The three-hour drive from Dubrovnik, Croatia to Mostar, Bosnia-Hercegovina follows the blue-green Neretva River that cuts through mountains. We splurge on a driver to take us there, since we only have a two-night stay, and the bus would arrive at nighttime, stealing an entire day from us.
Egan, our Croatian driver who is about 55-years-old, stops at the Ottoman-era fortress village of Pocitelj along the way. Marilynn and I climb the layered rock steps around stone houses that people still inhabit.
Pocitelj – The town and Ottoman era fortress on the Neretva river
“Bosnians are the friendliest people in all of eastern Europe,” Egan says. “Everybody gets along with each other here, whether you’re Muslim or Christian, doesn’t matter.”
“What was the reason for the war?” I ask.
“Politicians argue with each other, and poor people get bombed,” he responds. “No good reason. Just like many places in the world. Bill Clinton is a hero to us for ending the war in Bosnia.”
View from the room. Can you see the bridge?
He drops us off near Pansion Villa Nur, in Mostar, which provides comfortable lodging and a shared kitchen for only $30USD per night. It’s near the main tourist sight, Stari Most (old bridge), that leads into old town.
Stari Most – The Old Bridge in Mostar
Built by the Turks in 1556, the old bridge was bombed to ruins in the 1990’s, but rebuilt in 2004. Thrill seeking tourists pay to jump off this bridge into the Neretva River during summer months.
Mostar was the most heavily bombed city in Bosnia during the war following the breakup of Yugoslavia. Reminders of the war remain in piles of rubble.
The small, old town district has been restored with protruding river rock walkways lined with tourist shops and cafes.
Streets of Old Town Mostar
Let’s stop for some local brew and delicious traditional food at Sadrvan restaurant. Spiced minced meat rules, stuffed inside of cabbage, grape leaves, onions, peppers, and formed into cylindrical pellets served with fresh pita bread. Bosnian cookies (shortbread) with cucumber salad accompany the delight.
Japrako, dolme, bosnian cookies, cevap, sarma and thick semi-soured cream!
In the morning, we meet up with Rasim, the 21-year-old cousin of a friend of a good friend back in the USA, who was born after the war. He brings us to a café for some Bosnian coffee (liquid amphetamine), and lights up a smoke. “I love to hang out,” he says.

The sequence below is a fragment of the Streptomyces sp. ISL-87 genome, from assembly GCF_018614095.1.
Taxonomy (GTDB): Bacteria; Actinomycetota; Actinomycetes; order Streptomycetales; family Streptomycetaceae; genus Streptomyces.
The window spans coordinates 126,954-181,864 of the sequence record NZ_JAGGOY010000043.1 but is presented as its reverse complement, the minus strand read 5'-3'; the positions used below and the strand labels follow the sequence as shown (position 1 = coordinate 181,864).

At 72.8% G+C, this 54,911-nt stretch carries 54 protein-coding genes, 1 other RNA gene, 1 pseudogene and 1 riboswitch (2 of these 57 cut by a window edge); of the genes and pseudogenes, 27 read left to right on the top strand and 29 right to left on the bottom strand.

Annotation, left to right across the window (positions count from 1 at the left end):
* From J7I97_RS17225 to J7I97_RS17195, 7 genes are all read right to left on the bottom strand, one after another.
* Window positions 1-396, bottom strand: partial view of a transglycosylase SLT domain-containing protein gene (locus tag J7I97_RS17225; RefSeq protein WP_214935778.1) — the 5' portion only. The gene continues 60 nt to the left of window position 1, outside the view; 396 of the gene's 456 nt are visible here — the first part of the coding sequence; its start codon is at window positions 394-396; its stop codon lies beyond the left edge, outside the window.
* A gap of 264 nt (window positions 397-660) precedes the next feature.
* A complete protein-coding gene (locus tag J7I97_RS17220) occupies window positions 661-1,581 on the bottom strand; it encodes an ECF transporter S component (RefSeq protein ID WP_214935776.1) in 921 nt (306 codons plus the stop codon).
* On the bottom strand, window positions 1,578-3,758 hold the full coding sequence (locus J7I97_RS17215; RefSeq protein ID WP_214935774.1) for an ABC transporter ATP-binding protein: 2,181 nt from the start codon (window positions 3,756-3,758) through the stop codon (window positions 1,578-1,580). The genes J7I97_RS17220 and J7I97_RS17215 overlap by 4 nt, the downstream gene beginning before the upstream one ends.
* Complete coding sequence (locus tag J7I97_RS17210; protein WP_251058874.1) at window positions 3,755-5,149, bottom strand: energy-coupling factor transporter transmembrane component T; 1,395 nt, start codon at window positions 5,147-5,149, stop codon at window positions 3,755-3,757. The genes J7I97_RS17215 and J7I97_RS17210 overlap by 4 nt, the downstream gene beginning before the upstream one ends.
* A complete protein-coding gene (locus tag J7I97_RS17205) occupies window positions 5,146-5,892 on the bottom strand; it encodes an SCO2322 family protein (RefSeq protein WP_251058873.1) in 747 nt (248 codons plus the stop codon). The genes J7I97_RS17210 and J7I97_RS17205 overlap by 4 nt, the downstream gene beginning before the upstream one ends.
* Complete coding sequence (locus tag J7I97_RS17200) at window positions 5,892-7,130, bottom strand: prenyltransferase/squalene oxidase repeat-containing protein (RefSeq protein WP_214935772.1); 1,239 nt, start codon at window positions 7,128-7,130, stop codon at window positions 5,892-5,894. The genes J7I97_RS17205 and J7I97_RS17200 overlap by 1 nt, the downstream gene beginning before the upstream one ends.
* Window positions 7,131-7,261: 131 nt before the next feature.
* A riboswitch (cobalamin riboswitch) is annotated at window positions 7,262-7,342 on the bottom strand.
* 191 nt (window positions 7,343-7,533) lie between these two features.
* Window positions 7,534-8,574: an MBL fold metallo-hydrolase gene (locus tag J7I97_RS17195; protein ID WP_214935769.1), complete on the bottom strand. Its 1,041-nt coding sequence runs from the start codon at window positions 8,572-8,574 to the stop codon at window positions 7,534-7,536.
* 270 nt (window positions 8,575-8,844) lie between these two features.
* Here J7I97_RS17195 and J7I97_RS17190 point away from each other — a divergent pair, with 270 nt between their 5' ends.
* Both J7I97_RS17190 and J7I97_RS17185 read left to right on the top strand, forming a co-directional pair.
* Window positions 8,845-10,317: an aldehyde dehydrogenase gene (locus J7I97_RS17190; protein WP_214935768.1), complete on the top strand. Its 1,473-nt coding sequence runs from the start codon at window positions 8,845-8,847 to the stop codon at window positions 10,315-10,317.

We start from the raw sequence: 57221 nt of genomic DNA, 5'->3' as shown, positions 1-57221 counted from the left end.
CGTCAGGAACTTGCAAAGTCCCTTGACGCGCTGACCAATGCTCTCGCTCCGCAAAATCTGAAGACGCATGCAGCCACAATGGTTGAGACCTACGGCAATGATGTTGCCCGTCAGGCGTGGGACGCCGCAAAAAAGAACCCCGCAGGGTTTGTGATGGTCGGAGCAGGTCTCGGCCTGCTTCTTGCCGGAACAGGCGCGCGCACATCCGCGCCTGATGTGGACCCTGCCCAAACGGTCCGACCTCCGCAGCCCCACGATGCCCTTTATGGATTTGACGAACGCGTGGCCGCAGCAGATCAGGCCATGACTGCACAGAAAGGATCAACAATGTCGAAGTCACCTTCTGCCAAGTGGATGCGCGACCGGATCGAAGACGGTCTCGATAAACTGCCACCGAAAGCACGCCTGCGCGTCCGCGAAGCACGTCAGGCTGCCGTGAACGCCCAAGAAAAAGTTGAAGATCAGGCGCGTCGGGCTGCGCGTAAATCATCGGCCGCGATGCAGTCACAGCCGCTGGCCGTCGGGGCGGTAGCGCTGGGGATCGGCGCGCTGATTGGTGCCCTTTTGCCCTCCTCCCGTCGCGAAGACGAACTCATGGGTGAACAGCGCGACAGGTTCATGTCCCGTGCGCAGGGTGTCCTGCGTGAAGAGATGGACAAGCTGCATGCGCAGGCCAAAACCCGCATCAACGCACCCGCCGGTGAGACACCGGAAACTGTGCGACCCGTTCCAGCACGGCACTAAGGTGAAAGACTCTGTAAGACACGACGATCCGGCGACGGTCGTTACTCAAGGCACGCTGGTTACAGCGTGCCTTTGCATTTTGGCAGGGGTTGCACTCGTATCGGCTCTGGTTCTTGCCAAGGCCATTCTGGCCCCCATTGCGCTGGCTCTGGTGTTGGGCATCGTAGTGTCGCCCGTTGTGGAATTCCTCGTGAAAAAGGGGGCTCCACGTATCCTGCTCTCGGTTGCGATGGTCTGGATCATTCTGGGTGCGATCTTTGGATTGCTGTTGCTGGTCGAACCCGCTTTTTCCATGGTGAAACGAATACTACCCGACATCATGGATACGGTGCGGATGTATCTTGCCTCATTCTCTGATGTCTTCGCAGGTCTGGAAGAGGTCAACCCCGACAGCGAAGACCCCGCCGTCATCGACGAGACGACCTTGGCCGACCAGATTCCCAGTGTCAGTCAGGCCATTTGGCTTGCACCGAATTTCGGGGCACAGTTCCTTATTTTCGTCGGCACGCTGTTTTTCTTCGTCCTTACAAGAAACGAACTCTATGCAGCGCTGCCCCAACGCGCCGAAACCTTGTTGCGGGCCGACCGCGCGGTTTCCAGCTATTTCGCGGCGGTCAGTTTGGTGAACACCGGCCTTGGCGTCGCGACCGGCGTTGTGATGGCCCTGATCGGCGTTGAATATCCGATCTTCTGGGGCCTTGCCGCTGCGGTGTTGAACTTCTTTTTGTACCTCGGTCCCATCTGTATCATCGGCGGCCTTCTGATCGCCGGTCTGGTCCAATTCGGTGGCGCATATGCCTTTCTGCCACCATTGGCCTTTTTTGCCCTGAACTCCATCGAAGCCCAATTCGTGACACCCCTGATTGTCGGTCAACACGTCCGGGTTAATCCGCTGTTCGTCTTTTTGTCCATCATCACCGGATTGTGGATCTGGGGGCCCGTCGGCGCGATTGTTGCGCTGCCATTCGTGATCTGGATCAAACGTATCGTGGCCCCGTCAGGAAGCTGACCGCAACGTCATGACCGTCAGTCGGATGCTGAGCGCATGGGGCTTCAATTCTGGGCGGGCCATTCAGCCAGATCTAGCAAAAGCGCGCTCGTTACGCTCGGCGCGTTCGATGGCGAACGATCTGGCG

“It seems like everyone smokes.” Marilynn says.
“Yes, about 90 percent of Bosnians smoke cigarettes,” Rasim responds. “Smoking, coffee, and beer are my only pleasures in life.”
When they tried to sell me smokes I pointed out the sign. “Eh. Life kills.” Point taken…
I ask what he does for a living. “I’m a bartender, but haven’t worked in a long time. Jobs are fixed. When you’re 15 and in school you already know if you have a job or not. You have to know somebody to get a job.”
His expression turns morose. “I can’t even hang around on the other side of the bridge for long. They want to beat me up for being Muslim. They tell me to go back to Turkey.” He holds up his thumb and index finger about an inch apart. “We’re this close to another war.”
Streets made of river rock
Nadzida, who is Rasim’s 19-year-old girlfriend, picks us up for a drive to the town of Blagaj. The Buna River springs from a cave, where mountains surround Ottoman architecture and the Dervish Monastery.
Lunch setting in Blagaj
We dine on fresh trout from the river, on this sunny day with our new friends.
Trout, boiled potatoes and chard
The following day, Fedja, proprietor of the Villa Nur drives us to the bus stop. He’s in his forty’s, and was 14-years-old during the bombing in the 90’s civil war. Not able to resist, I ask, “Are you Muslim?”
“That was never a question during Communist rule,” he responds. “Religion was secondary to life, and everyone got along.”
“I had heard that there is religious tension today,” I explain.
“My father is Muslim and my mother is Catholic. I have an orthodox name,” he explains. “So, I get along with everyone. The global war on communism happened all around us. I guess it was just our turn. I was lucky not to lose anyone, but most people lost family and friends in the bombings. Over 8,000 Muslim men were killed. There’s resentment that can’t be forgotten.”
There you have it. Three different views from three different generations. As for Marilynn and I, we are fortunate to be tourists. Mostar is a beautiful, fascinating place full of friendly people. Speaking of being tourists, it’s time to head back to the Dalmatia coast in Croatia! Ron Mitchell